What You Need to Know about the Equifax Breach

In Septemeber, it was reported that almost half of us were affected by a massive data breach from Equifax. The criminals who accessed the site were now privy to credit card and personal information about one in two of us across the country.

Experts say this breach is as bad as it gets. Because Equifax is a credit reporting agency, the hackers would have access to a variety of information including your social security number and date of birth. Those who ordered a credit report recently may be at higher risk of being attacked.

To make matters worse, Equifax's customer service inadvertently directed their customers to the wrong website -- a website that was set up as a phishing site to prove the vulnerabilities.  Equifax is doubling down to try and keep ahold of their reputation and stock. The CEO has since stepped down and Equifax will have to answer to the federal government, under oath.

Rumors that the security officer in charge did not take basic steps to ensure double security have been circulating around the internet with many thinking that is the root of the hack and a finable offense. Class action lawsuits have already begun to be established in California and Georgia.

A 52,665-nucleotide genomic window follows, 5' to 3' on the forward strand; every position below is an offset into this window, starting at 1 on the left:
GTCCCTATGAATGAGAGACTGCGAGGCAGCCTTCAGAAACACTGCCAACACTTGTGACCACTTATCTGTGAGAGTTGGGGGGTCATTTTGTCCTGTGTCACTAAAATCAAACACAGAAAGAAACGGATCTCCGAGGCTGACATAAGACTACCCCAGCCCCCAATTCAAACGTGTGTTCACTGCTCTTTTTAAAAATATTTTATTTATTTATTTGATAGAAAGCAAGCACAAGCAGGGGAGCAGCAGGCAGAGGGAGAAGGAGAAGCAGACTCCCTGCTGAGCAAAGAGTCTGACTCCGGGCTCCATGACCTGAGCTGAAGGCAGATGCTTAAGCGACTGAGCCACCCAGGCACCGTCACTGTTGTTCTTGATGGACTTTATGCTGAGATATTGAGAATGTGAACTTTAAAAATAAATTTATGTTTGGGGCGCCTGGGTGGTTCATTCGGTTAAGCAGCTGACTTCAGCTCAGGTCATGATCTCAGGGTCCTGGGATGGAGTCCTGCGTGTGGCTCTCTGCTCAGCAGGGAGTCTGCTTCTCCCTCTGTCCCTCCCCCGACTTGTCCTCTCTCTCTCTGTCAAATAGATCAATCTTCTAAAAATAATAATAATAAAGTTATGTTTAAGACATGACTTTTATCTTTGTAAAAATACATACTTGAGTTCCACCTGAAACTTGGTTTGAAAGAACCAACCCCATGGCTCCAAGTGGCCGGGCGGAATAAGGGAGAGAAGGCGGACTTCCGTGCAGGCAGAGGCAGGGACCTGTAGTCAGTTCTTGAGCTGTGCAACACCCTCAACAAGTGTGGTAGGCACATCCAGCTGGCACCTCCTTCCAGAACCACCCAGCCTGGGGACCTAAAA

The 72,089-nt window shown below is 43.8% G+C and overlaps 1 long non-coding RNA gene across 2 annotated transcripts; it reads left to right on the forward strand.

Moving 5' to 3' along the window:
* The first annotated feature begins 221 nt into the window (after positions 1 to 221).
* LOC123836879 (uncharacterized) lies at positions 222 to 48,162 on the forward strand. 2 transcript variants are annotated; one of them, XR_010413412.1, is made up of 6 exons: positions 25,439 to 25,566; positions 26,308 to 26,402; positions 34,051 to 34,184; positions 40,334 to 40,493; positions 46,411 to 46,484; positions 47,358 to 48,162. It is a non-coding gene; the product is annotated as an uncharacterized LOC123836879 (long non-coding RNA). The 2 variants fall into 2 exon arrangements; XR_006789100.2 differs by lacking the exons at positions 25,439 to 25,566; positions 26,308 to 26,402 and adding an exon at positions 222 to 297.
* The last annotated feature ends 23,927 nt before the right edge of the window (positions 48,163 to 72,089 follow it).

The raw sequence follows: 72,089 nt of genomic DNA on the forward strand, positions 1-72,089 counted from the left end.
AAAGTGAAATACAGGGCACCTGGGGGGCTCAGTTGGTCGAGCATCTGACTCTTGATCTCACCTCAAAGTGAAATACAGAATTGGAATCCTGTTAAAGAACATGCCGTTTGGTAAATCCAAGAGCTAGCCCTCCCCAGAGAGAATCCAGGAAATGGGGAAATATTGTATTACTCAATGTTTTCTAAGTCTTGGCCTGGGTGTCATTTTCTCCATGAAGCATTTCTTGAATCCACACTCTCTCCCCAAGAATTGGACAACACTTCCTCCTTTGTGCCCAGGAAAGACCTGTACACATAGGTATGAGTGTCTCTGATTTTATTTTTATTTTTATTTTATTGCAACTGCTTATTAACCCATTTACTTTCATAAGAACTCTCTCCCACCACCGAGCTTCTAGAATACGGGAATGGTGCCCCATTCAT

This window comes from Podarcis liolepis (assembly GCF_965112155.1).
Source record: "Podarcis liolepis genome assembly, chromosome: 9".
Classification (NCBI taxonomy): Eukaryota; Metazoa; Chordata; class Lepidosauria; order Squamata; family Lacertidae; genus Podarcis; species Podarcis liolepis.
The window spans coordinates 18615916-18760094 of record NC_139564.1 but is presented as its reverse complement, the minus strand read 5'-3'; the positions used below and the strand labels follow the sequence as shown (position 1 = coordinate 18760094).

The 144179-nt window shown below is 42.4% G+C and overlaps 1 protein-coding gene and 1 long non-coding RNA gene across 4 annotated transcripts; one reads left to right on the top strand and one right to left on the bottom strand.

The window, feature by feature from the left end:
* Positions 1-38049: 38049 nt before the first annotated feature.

What Can You Do?

It's a good idea to immediately freeze your credit reports, at least until this mess is solved. You can contact, Experian, Trans Union & Equifax to freeze the accounts. Equifax is offering free credit monitoring to its customers for added protection.  

To see if you have been affected visit https://www.equifaxsecurity2017.com/ and follow the steps. It's also a good idea to order your credit reports from AnnualCreditReport.com and look for any suspicious behavior, especially unauthorized inquiries or new accounts that you did not open.